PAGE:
In a new lawsuit, filed July 27, 2015, a family from Bismarck, North Dakota claims that prenatal exposure to the anti-nausea drug Zofran caused their son’s “debilitating” kidney defects.
This may be the first claim against GlaxoSmithKline, the international pharmaceutical conglomerate behind Zofran, to be filed in relation to kidney, or “renal” abnormalities. As the Zofran litigation grows, the majority of complaints have named congenital heart defects, a category of anomalies linked to prenatal Zofran exposure by at least two major studies.
The North Dakota family’s claim was filed in the US District Court of North Dakota, Southwestern Division. Registered under case number 1:15-cv-00102-CSM, a copy of the court documents can be found below:
Exposure To Zofran Caused Numerous Kidney Defects, North Dakota Family Says
Plaintiff claims that she was prescribed Zofran early in the first trimester of pregnancy. She continued to take the drug, intended as an “off label” morning sickness treatment, throughout her pregnancy, both in pill form and intravenously.
Her son, named G.K. in court documents, was born in 2007. But it would take another 6 years, the family writes, for them to learn of their child’s congenital defects.
In October 2013, G.K. was injured at home and rushed to the emergency room. There, a diagnostic examination of the injury, which involved a kidney, revealed that G.K. was missing the other kidney. According to the complaint, “the only kidney G.K. was born with, which was injured in the accident, was significantly damaged.” G.K. was airlifted to a hospital in Minneapolis, where he received “extensive treatment.”
Born With A Missing Kidney, & No Hope For A Transplant
G.K.’s alleged condition, known to the medical community as congenital unilateral renal agenisis, is particularly severe.
Agenisis is not synonymous with atresia, which refers simply to the absence or abnormal positioning of an organ. Unlike atresia, agenesis suggests an underlying cause: the organ failed to develop from earlier cellular structures, because those earlier structures were themselves absent.
In this case, G.K. was born not only missing a kidney, but also missing the “connective tissues” necessary to support a kidney transplant. Those tissues, the family’s complaint suggests, would have developed from the very same cellular structures as the kidney itself.
According to his parents, G.K. belongs to a small group of children with unilateral renal agenesis who are also missing a vas deferens, the tube or “duct” that carries sperm from the testicles to the urethra. While little research has been conducted to investigate the association between both conditions, German researchers found that among 105 patients, 74% of males missing one vas deferens were also missing a kidney.
G.K.’s lack of a vas deferens, Plaintiffs claim, means he may never be able to “have any normal male sexual function at all.”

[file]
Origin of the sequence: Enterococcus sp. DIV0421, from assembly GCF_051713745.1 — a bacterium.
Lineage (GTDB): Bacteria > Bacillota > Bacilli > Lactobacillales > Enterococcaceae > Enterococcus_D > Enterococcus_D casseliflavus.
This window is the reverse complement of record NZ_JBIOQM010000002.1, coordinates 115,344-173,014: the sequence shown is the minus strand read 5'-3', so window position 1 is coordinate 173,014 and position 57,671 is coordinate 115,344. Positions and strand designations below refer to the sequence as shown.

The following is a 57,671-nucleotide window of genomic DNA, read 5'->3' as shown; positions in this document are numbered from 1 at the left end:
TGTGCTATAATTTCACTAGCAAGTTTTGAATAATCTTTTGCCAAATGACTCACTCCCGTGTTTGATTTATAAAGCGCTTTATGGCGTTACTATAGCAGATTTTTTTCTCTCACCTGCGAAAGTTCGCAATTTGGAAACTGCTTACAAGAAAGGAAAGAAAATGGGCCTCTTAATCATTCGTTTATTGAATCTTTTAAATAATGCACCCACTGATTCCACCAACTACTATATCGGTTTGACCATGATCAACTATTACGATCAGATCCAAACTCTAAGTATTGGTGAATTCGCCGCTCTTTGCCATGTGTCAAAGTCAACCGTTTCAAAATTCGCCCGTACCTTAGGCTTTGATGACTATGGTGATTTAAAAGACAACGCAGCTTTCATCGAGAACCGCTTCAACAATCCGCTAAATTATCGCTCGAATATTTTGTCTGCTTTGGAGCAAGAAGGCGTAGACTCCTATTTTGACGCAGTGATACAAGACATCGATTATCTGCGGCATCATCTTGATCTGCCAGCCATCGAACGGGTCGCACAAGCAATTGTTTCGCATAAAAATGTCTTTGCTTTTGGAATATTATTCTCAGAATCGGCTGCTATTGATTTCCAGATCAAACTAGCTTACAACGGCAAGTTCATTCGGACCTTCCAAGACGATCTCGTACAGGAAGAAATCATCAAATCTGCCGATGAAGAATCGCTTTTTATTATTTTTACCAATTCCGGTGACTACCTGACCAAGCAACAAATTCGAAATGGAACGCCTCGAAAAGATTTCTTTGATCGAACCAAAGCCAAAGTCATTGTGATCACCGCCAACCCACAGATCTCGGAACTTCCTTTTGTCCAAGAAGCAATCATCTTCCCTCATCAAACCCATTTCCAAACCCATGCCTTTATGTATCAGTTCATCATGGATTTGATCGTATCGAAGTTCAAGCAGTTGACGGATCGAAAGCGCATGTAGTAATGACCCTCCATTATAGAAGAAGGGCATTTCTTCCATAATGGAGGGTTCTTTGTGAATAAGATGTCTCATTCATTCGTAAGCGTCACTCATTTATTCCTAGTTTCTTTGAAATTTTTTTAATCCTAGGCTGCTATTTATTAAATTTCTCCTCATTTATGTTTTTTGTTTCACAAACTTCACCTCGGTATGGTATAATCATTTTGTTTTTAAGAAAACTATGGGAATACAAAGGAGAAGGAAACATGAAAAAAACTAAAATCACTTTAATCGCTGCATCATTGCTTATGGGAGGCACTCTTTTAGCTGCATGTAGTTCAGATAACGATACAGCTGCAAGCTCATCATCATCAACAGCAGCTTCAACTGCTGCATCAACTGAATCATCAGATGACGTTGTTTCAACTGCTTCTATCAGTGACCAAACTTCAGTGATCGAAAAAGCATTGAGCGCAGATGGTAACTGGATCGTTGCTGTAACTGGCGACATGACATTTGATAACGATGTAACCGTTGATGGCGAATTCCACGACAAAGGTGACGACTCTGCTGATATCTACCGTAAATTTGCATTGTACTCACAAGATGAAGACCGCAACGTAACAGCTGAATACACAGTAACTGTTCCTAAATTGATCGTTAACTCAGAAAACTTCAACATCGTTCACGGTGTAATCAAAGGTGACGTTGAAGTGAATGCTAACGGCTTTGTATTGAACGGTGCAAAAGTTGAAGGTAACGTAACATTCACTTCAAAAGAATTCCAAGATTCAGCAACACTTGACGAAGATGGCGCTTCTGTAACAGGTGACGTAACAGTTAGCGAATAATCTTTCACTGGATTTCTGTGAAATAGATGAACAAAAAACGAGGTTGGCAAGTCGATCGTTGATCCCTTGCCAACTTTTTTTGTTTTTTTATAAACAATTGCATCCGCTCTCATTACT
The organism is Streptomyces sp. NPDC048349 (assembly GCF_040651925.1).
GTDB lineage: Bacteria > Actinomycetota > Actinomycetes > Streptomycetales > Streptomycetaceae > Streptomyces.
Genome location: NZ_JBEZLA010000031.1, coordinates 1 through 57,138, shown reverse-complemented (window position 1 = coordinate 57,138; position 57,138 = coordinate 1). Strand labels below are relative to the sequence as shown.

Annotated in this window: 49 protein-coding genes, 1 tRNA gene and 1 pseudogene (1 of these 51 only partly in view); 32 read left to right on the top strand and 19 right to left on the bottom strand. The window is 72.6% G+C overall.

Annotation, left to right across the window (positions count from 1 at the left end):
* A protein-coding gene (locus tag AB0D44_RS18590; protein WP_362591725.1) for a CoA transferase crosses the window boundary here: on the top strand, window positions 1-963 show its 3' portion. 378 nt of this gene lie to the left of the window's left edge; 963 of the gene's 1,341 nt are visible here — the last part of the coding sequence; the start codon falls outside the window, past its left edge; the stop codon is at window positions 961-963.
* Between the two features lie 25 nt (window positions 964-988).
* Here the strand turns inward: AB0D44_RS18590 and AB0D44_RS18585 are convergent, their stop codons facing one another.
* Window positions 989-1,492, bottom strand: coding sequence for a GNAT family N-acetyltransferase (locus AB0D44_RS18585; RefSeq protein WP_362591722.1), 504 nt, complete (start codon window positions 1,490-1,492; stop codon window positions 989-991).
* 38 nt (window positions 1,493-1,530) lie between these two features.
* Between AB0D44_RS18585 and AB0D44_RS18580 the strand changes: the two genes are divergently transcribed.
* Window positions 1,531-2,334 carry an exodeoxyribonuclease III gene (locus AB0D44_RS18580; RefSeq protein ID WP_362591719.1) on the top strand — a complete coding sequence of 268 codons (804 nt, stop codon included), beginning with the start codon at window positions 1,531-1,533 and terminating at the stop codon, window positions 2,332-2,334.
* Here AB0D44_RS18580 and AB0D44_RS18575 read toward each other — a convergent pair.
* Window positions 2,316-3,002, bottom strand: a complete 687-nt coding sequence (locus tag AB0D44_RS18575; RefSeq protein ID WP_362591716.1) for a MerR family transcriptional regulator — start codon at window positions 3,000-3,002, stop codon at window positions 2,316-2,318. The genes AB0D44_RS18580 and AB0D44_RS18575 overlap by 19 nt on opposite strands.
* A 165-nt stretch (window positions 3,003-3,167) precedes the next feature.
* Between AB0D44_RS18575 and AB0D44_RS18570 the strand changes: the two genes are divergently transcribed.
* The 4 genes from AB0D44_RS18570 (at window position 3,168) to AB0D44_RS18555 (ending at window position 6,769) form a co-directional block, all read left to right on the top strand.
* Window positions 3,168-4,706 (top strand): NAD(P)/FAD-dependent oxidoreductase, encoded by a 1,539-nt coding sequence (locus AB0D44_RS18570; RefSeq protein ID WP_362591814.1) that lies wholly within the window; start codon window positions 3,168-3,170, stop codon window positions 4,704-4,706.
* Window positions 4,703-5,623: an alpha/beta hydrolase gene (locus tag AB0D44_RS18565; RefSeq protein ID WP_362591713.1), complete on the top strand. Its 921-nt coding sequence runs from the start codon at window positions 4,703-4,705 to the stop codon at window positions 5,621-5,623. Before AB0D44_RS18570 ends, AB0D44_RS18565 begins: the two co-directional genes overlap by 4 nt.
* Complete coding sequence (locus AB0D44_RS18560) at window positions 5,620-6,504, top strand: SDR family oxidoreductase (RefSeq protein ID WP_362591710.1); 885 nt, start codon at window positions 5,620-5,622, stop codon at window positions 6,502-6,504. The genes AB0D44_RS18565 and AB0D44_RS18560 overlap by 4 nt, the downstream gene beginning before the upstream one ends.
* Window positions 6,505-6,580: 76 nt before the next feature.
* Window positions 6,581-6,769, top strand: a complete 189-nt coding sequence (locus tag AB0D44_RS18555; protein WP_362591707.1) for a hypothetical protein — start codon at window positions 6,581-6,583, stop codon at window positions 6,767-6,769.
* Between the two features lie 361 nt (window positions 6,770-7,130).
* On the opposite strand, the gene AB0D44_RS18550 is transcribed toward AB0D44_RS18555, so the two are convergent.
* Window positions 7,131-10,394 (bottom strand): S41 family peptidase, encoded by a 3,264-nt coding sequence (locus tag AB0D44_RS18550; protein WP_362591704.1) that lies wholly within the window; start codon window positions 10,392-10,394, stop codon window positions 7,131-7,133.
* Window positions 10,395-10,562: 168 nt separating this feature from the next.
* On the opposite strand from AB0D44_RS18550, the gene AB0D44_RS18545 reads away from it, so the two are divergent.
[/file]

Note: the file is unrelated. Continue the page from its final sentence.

As a result of his missing kidney, G.K.’s “current health situation [is] debilitating and […] grave,” report his parents. His existing kidney, they write, functions only at 38% of its potential, posing a “serious threat” to his “health and enjoyment of life.”
According to the family’s doctors, the mildest aggravation presents a significant risk of injury or even death. An avid soccer and basketball player prior to his diagnosis, G.K. has been told that he can never play sports again, his parents say.
Like all plaintiffs to join the Zofran litigation, G.K.’s parents claim the anti-nausea drug caused their son’s severe congenital births.
Zofran Litigation Update: Are Lawsuits Heading Toward MDL?
This newest Zofran lawsuit is now one among many.
In Federal Courts across the nation, 33 lawsuits allege that GlaxoSmithKline fraudulently promoted Zofran as a “safe” morning sickness treatment, while concealing evidence of the drug’s link to major birth defects.
On July 6, 2015, GlaxoSmithKline petitioned the Judicial Panel on Multidistrict Litigation (JPML), requesting that all Federally-filed Zofran claims be consolidated in the US District Court for the Eastern District of Pennsylvania, close to the company’s headquarters in Philadelphia.
Almost 20 Plaintiffs filed briefs in response, agreeing in principle to GlaxoSmithKline’s motion to consolidate, but contesting the company’s choice of venue. Several other Federal Courts have been suggested, but a reply submitted by GlaxoSmithKline’s counsel on August 5 maintains that the Eastern District of Pennsylvania is most appropriate.
It remains to be seen whether the JPML will opt for GlaxoSmithKline’s chosen venue, one of the courts suggested by Plaintiffs, a court of its own choosing or decide not to consolidate Zofran claims at all. A hearing on the matter is scheduled for October 1, 2015.
To learn more about what consolidation and Multidistrict Litigation might mean for Zofran birth defect lawsuits, click here.